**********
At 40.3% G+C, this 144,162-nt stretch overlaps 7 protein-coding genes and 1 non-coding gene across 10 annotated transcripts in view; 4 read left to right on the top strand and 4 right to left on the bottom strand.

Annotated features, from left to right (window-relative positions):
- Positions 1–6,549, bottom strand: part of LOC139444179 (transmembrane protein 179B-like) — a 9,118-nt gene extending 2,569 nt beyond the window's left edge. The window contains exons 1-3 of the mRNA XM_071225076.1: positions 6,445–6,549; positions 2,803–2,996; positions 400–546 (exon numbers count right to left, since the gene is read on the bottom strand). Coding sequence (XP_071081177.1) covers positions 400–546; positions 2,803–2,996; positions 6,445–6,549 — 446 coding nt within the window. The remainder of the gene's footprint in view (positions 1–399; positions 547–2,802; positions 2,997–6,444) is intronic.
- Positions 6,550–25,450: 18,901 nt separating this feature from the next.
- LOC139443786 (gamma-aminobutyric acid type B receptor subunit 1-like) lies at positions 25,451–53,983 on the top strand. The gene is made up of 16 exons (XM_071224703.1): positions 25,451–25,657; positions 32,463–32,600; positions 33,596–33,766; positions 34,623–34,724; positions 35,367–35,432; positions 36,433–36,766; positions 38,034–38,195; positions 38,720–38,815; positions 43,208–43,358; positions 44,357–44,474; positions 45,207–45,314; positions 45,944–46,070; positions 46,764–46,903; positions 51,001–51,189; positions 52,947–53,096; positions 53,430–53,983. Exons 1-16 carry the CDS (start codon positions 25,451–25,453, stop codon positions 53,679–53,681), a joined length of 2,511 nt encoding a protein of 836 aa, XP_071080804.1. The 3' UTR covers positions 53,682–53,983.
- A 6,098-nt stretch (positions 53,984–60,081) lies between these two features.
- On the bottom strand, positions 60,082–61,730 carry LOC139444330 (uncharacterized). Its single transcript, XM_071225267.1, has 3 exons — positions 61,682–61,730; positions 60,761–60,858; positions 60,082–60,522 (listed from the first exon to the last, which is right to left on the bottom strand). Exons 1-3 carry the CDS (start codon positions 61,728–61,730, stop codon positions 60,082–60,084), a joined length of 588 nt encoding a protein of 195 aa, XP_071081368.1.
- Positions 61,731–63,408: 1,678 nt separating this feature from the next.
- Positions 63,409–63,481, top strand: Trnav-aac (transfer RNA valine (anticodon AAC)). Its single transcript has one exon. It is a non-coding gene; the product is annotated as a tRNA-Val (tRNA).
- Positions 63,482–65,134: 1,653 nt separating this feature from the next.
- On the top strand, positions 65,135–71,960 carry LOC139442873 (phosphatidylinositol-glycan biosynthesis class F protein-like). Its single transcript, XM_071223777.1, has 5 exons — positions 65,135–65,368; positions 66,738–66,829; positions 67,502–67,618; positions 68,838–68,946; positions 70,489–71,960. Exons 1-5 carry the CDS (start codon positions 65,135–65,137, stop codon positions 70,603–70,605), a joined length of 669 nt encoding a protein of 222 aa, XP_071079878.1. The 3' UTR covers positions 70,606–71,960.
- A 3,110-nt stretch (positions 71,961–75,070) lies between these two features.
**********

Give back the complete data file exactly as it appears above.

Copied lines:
At 40.3% G+C, this 144,162-nt stretch overlaps 7 protein-coding genes and 1 non-coding gene across 10 annotated transcripts in view; 4 read left to right on the top strand and 4 right to left on the bottom strand.

Annotated features, from left to right (window-relative positions):
- Positions 1–6,549, bottom strand: part of LOC139444179 (transmembrane protein 179B-like) — a 9,118-nt gene extending 2,569 nt beyond the window's left edge. The window contains exons 1-3 of the mRNA XM_071225076.1: positions 6,445–6,549; positions 2,803–2,996; positions 400–546 (exon numbers count right to left, since the gene is read on the bottom strand). Coding sequence (XP_071081177.1) covers positions 400–546; positions 2,803–2,996; positions 6,445–6,549 — 446 coding nt within the window. The remainder of the gene's footprint in view (positions 1–399; positions 547–2,802; positions 2,997–6,444) is intronic.
- Positions 6,550–25,450: 18,901 nt separating this feature from the next.
- LOC139443786 (gamma-aminobutyric acid type B receptor subunit 1-like) lies at positions 25,451–53,983 on the top strand. The gene is made up of 16 exons (XM_071224703.1): positions 25,451–25,657; positions 32,463–32,600; positions 33,596–33,766; positions 34,623–34,724; positions 35,367–35,432; positions 36,433–36,766; positions 38,034–38,195; positions 38,720–38,815; positions 43,208–43,358; positions 44,357–44,474; positions 45,207–45,314; positions 45,944–46,070; positions 46,764–46,903; positions 51,001–51,189; positions 52,947–53,096; positions 53,430–53,983. Exons 1-16 carry the CDS (start codon positions 25,451–25,453, stop codon positions 53,679–53,681), a joined length of 2,511 nt encoding a protein of 836 aa, XP_071080804.1. The 3' UTR covers positions 53,682–53,983.
- A 6,098-nt stretch (positions 53,984–60,081) lies between these two features.
- On the bottom strand, positions 60,082–61,730 carry LOC139444330 (uncharacterized). Its single transcript, XM_071225267.1, has 3 exons — positions 61,682–61,730; positions 60,761–60,858; positions 60,082–60,522 (listed from the first exon to the last, which is right to left on the bottom strand). Exons 1-3 carry the CDS (start codon positions 61,728–61,730, stop codon positions 60,082–60,084), a joined length of 588 nt encoding a protein of 195 aa, XP_071081368.1.
- Positions 61,731–63,408: 1,678 nt separating this feature from the next.
- Positions 63,409–63,481, top strand: Trnav-aac (transfer RNA valine (anticodon AAC)). Its single transcript has one exon. It is a non-coding gene; the product is annotated as a tRNA-Val (tRNA).
- Positions 63,482–65,134: 1,653 nt separating this feature from the next.
- On the top strand, positions 65,135–71,960 carry LOC139442873 (phosphatidylinositol-glycan biosynthesis class F protein-like). Its single transcript, XM_071223777.1, has 5 exons — positions 65,135–65,368; positions 66,738–66,829; positions 67,502–67,618; positions 68,838–68,946; positions 70,489–71,960. Exons 1-5 carry the CDS (start codon positions 65,135–65,137, stop codon positions 70,603–70,605), a joined length of 669 nt encoding a protein of 222 aa, XP_071079878.1. The 3' UTR covers positions 70,606–71,960.
- A 3,110-nt stretch (positions 71,961–75,070) lies between these two features.